We are now past the halfway point of New York City’s year-long freeze on new FHV licenses and I think it’s time to start taking a hard look at what’s been accomplished and what should happen when August rolls around. For instance, I’d be curious to find out if the cap has had a discernable effect on traffic congestion, and I think it’s important to recognize the negative, patently-unfair impact it’s had on certain segments of the FHV industry.
The intent of the cap was never to prevent bases with 20, 50 or even 200 vehicles from adding a handful of vehicles to their fleet to accommodate a new corporate client, and it certainly wasn’t meant to discourage bases from promoting their services to attract new clients, but it’s done precisely that.
In February, Uber filed a lawsuit in a New York state court, claiming the cap is anti-competitive and exceeds the city’s authority. I guess we’ll see if that will fly, but it should be noted that the FHV industry probably wouldn’t have been targeted in the first place if High-Volume For-Hire Service (HVFHV) providers – like Uber and Lyft – hadn’t kept adding drivers at a such a fast clip every month. I understand they want to grow and you can’t blame a company for trying to turn a profit, but the pie was simply being sliced into too many pieces for the majority of the industry’s drivers to earn a living wage. As far as competition is concerned, what’s so fair about battling for market share with a bottomless war chest of investor cash at your disposal?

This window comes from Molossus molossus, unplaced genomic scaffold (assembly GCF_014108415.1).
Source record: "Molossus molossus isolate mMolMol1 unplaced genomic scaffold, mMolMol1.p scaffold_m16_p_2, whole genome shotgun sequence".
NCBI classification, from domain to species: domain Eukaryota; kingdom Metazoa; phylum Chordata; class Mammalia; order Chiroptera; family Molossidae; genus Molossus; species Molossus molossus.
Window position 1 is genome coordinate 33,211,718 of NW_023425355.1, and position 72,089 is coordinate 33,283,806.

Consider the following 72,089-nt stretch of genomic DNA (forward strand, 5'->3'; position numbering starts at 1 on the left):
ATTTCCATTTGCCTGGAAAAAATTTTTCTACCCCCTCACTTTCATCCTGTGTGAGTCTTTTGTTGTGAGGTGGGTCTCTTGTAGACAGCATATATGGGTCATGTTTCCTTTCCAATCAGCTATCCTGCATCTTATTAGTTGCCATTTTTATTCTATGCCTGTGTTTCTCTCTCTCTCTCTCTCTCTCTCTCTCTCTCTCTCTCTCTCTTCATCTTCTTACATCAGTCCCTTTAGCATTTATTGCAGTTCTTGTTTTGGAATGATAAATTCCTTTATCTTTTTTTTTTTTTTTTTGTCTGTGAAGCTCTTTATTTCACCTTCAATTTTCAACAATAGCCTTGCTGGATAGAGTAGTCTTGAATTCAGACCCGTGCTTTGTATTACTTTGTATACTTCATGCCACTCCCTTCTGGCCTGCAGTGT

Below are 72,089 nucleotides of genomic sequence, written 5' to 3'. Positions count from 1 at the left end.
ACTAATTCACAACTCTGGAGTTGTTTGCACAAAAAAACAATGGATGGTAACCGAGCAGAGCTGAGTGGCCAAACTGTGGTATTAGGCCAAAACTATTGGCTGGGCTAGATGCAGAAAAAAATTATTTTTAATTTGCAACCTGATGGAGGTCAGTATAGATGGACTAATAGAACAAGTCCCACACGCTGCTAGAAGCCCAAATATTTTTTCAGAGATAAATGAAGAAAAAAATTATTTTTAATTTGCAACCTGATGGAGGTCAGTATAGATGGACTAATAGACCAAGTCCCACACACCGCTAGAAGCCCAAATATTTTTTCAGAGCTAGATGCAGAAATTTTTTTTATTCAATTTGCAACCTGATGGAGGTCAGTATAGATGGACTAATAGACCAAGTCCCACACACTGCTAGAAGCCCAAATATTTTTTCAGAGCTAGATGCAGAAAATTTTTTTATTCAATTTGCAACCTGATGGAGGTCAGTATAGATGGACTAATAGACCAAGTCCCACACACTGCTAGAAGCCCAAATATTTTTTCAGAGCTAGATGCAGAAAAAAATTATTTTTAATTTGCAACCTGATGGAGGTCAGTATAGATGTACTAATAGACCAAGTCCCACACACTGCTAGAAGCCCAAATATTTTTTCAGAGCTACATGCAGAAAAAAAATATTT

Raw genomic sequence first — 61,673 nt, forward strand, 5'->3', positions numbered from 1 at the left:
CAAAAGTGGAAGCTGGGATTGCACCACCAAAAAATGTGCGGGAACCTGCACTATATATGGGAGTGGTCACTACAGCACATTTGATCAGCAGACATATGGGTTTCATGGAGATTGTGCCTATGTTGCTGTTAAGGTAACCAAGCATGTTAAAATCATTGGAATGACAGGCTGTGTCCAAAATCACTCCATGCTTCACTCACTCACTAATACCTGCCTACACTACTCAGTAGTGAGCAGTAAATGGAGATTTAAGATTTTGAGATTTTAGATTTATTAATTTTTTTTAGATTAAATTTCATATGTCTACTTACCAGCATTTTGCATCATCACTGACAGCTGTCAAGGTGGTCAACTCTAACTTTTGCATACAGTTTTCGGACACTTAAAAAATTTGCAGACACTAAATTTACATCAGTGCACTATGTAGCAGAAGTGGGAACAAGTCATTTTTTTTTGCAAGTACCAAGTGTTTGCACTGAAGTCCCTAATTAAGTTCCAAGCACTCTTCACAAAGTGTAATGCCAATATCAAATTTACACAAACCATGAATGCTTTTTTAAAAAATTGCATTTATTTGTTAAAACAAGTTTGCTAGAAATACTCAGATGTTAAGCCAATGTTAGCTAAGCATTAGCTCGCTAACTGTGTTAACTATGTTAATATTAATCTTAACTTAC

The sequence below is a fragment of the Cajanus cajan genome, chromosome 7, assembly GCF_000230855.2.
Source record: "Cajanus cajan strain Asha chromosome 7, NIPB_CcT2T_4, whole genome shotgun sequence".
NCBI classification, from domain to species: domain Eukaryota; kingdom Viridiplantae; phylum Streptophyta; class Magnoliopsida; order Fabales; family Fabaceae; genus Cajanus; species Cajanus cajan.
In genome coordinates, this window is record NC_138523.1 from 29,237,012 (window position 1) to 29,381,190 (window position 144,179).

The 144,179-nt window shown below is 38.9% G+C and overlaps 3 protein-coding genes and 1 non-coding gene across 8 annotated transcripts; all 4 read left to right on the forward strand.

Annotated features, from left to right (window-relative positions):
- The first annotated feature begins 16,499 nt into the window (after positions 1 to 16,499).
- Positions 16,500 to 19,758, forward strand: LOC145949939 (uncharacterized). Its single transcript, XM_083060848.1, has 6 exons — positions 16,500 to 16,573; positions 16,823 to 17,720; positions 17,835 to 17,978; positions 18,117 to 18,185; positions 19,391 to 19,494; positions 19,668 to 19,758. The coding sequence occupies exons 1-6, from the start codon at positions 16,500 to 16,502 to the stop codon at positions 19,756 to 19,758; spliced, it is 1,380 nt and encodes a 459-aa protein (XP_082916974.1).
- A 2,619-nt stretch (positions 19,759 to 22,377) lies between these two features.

In their lawsuit, Uber also mentioned there are other ways to reduce congestion in NYC. I think that’s undeniable – a broader plan that targets all vehicles entering gridlocked Manhattan neighborhoods would be far more effective than what we have now. Gov. Andrew M. Cuomo also recently said as much, but his plan, which would be used to help fund the MTA, was two years away, at best. Not only that, but he put a second option on the table that would likely add to traffic, at least in the short term: a 30% subway fare increase.
Regardless of what brought us to this place, the one-year cap will be ending in August. Before that happens, it’s essential that the TLC and City Council consult industry leaders to examine how to proceed moving forward. The Independent Drivers Guild (IDG), which represents nearly 80,000 HVFHV drivers, has been promoting a cap on the number of drivers, rather than vehicles. Perhaps that’s the answer. It seems to make more sense than what we have now, anyway.
In the meantime, a February press release from City Council Member and Chair of the Transportation Committee, Ydanis Rodriguez, called for “immediate action to provide financial relief and assistance to Taxi and Livery drivers” Sounds good, but wait… What about traditional Black Car drivers and bases? They’re suffering, too.
Mr. Rodriguez said he will introduce legislation to bail out certain Taxi medallion owners “based on the financial crisis of each individual owner,” offer a moratorium for Taxi and Livery drivers that face huge TLC fines accumulated over time, and exclude Taxi and Livery drivers from the State congestion surcharge.
So again: WHAT ABOUT TRADITIONAL BLACK CAR BASES AND DRIVERS?
Now that City Council’s FHV Committee has been shuttered and Mr. Rodriguez’s Transportation Committee has regained control of the industry, it’s important that they look out for EVERYONE who has suffered through no fault of their own, and due to the inattention of City and State legislators and regulators. Just don’t forget traditional Black Car bases.